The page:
With the extra influx of cash from Twitter, and a shifting market, now is a great time to rebalance your investment portfolio. This is the process of determining what asset types work best for you to reach your goals. Maybe you want to strategically place your money in bonds to invest more conservatively or maybe you think the opportunity is in commodities. Having cash from the Twitter sale is a good place to start reassessing your goals.

3. Consider Investing in Twitter Competitors

While this is not the safest idea, if you want to stay invested in social media, and if you’re doubtful of Twitter’s future, you could bet on its competitors. Alphabet, KKR and Softbank (two firms that own shares of ByteDance, Tik Tok’s parent company), Snap and Meta all offer shares on the market. Be aware that many of the same issues Twitter has faced around privacy, bots and misinformation are still problems with these companies and could affect their stock price in the future.’

happens to my Twitter stock

Why Would Elon Musk Want to Take Twitter Private?

While it’s not the place of this article to speculate about anyone’s motives, it is important to understand why Musk would take Twitter private. Publicly traded companies are beholden to shareholders. The ownership is wide and a lot of people have a say in it. Elon clearly wants to make drastic changes to the platform with little input from others. By taking the company private, he’s closed the circle of influence.

Making Twitter privately held gives Elon Musk more power to shape the platform and impose his vision. A classic example of a similar move is what Michael Dell did with Dell computers in 2013. He took the company private to make drastic changes. However, because of his swift action, the company fared much better and went public again in 2018. Only time will tell if Twitter will do the same.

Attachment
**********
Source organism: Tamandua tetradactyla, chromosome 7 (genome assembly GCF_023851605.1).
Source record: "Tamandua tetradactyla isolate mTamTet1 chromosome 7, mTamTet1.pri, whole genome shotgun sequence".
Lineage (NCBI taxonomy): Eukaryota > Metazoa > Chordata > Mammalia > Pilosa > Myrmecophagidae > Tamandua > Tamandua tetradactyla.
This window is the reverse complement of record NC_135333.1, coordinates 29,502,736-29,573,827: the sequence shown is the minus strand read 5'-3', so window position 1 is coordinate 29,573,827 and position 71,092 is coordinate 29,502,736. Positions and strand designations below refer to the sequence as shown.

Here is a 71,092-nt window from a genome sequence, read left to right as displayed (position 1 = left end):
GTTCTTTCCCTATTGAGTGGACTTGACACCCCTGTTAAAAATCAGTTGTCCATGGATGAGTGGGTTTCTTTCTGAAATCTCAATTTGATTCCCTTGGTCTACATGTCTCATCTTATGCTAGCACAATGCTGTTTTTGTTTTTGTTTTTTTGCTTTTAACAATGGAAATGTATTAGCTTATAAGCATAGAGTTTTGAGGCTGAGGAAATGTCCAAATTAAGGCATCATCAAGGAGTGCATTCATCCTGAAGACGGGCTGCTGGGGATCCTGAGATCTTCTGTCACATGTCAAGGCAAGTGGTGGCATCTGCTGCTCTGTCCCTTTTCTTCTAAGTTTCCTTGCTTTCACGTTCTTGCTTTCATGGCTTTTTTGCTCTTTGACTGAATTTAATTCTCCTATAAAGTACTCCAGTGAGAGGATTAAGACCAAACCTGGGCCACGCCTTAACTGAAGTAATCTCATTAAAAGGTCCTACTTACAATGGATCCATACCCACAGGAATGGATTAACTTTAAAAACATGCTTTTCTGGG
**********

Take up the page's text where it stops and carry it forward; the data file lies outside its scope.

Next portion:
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What Will Happen To My Twitter Shares When They Go Private?

After Elon Musk’s offer to take it private for $44 billion was accepted on Monday, many investors are concerned about their Twitter shares.
OCT. 5, 2022
After months of back and forth between Elon Musk and Twitter (NYSE: TWTR), the former has finally relented and agreed to acquire the social media platform for the original price of $44 billion.

Under the original terms of the deal, shareholders would receive $54.20 in cash for each share of Twitter stock they own, matching Musk’s original offer and marking a 38% premium on the stock price the day before Musk revealed his 9% stake in the company last in March. In the deal proposed in April, Twitter was to be taken private.

Twitter released a statement back then upon initially accepting the deal:

“The Twitter Board conducted a thoughtful and comprehensive process to assess Elon’s proposal with a deliberate focus on value, certainty, and financing. The proposed transaction will deliver a substantial cash premium, and we believe it is the best path forward for Twitter’s stockholders.”

While an awful lot has happened since that offer was originally accepted — including whistleblower claims and the public release of Musk’s private text messages — the same question is on everybody’s lips…what now?

happens to my Twitter stock